topic of "Gender and Poverty".

There is no conference fee. Coffee breaks and two lunches will be
covered by the CEPR. Due to additional external funding the CEPR can
now offer to pay for two nights of accommodation in Salzburg.
Unfortunately we cannot offer any subsidy for travel costs.

The invited speaker for this workshop is Serene J. Khader (Brooklyn
College & CUNY Graduate Center).

We invite scholars at all career stages to submit papers related to
the workshop topic of "Gender and Poverty". Possible topics for papers
are, among others, the "feminization" of (global) poverty; gender
roles, norms and practices and how they relate to poverty; the
intersection of disadvantages based, among others, on race, gender,
sex, health, age, and disability; the nexus of education, gender and
poverty; the relation of (sexual) violence and poverty; patriarchy and
poverty; sexuality, procreation and poverty; anti-poverty policies and
gender; the blaming and shaming of poor mothers as "bad" mothers; the
"black box" of the household in poverty concepts and research;
gender-sensitive poverty research and measurement; gender and the
socio-spatiality of poverty (e.g. rural, urban).

The workshop will run over two days and each speaker will be given a
slot of 75 minutes (about 25 minutes for presentation and 50 minutes
for discussion). Draft papers are shared in advance and speakers can
focus on the key points of their papers in the oral presentation.

Selected papers will be published a volume on the workshop topic in
the Springer Book Series Philosophy and Poverty.

If you are interested in participating please submit an extended
abstract of 750 words ready for blind review viathe  submission form
on the workshop website
( Deadline for
submissions is January 20, and decisions will be communicated
within four weeks. It is expected that draft versions of the papers
are shared two weeks before the workshop.


EUROMOD training course, 20-22 March 2019

The next training course providing a hands-on introduction to the use of EUROMOD will be held in ISER, Essex University on 20-22 March 2019. The closing date for applications is 13 January 2019.

The aim of the course is to provide academics, policy practitioners and other interested users with an introduction to the concepts, structure and functioning of EUROMOD. EUROMOD is a state-of-the art tax-benefit microsimulation model linking micro-data from household surveys and policy legislation in a single user interface. It allows for complex policy impact analysis, such as evaluations of policy reforms in terms of poverty, inequality, work incentives and government budgets, assessments of EU-wide policies or estimation of the impact of changing population characteristics on the redistributive effect of existing policies. EUROMOD covers all 28 EU Member States.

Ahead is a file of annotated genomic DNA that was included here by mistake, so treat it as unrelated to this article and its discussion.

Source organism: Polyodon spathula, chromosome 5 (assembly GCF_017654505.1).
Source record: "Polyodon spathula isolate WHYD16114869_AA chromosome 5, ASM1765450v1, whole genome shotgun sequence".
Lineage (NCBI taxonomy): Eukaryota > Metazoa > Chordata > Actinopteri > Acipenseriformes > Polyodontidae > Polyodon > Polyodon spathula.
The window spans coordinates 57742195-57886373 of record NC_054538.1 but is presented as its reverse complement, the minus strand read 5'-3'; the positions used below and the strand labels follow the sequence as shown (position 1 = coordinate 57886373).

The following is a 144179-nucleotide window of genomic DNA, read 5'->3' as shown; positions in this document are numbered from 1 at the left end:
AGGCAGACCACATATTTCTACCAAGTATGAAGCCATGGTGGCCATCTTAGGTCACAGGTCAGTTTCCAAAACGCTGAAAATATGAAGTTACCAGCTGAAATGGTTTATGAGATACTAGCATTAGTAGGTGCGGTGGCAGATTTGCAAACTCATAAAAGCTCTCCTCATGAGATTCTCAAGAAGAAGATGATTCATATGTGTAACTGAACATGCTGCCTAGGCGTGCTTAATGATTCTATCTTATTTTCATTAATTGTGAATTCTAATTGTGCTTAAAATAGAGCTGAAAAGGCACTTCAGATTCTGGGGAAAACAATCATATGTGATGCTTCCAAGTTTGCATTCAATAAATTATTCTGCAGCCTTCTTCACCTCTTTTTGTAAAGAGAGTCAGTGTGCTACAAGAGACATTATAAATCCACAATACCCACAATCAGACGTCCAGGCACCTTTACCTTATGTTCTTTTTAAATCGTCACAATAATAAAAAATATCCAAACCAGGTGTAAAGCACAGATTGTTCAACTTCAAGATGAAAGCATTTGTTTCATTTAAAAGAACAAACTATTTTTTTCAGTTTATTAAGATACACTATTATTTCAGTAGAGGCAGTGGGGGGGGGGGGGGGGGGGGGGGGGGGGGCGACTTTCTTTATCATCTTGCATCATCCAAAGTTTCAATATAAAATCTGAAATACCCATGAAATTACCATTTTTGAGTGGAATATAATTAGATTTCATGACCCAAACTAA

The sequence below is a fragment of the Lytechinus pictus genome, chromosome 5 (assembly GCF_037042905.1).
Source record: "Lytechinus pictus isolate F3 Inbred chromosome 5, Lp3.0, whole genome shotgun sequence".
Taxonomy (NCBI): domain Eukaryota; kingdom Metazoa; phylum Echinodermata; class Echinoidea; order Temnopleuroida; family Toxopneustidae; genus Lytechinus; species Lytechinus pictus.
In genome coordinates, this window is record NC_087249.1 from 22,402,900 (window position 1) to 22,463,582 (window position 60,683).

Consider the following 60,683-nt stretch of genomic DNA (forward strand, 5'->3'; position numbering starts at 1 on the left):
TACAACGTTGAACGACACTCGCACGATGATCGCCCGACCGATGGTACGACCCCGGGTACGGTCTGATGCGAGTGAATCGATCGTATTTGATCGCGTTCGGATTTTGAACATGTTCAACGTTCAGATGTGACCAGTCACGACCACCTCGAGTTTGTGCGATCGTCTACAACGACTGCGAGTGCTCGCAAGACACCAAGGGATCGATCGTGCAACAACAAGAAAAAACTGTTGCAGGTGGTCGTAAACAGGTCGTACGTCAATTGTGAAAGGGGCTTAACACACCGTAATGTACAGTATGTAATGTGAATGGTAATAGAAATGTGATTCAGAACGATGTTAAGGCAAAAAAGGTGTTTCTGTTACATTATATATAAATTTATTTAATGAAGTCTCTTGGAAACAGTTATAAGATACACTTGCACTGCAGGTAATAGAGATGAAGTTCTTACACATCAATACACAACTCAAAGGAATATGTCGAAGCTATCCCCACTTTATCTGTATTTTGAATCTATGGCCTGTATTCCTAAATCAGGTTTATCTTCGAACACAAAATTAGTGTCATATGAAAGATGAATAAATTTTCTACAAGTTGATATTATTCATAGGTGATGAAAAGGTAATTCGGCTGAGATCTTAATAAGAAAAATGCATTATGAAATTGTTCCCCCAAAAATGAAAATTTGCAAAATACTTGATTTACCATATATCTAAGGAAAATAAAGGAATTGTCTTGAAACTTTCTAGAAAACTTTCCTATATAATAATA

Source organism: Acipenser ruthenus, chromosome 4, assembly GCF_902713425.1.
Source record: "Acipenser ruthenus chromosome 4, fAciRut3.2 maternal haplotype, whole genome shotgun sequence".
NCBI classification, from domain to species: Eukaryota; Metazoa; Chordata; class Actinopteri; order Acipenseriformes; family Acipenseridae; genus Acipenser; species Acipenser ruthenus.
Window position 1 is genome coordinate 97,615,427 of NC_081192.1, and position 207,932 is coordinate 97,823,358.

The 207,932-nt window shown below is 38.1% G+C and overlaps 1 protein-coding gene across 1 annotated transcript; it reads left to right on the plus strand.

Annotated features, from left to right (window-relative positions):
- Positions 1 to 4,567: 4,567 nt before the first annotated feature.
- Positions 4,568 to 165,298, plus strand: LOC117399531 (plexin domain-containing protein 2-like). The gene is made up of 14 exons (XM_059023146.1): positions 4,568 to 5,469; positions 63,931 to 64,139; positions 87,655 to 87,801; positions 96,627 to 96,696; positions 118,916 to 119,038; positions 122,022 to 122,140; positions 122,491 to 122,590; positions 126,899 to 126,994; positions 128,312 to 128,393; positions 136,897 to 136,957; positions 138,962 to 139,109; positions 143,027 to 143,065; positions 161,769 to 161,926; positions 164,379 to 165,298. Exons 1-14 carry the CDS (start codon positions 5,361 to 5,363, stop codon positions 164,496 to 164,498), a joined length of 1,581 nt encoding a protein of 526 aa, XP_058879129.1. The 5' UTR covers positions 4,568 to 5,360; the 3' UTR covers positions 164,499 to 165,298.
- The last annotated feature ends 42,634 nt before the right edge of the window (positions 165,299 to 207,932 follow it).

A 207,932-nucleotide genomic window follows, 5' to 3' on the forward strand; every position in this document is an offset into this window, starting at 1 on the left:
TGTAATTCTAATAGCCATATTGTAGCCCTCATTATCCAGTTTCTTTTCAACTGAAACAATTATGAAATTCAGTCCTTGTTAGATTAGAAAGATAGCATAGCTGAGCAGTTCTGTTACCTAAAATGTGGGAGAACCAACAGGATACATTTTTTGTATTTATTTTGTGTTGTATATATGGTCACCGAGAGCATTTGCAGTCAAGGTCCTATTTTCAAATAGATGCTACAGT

The course will cover the basics of tax-benefit microsimulation, the logic and structure behind EUROMOD, working with EUROMOD’s user interface, input data, EUROMOD’s modelling ‘language’ and using documentation. The course combines lectures with live demonstrations of the model. Participants also have the opportunity to carry out a number of hands-on exercises to test and refine their understanding of the model.

If you are interested in attending or would like more information, please complete this application form:

The closing date for applications is 13 January 2019. All candidates will be informed whether their applications have been accepted by 24 January 2019.

Start and finish date :
20 Mar 2019 - 9:30am to 22 Mar 2019 - 5:30pm
Venue: ISER, Essex University

Institute for Social and Economic Research, University of Essex, Colchester, Essex, UK, CO4 3SQ,, Telephone: +44 (0)1206 872957.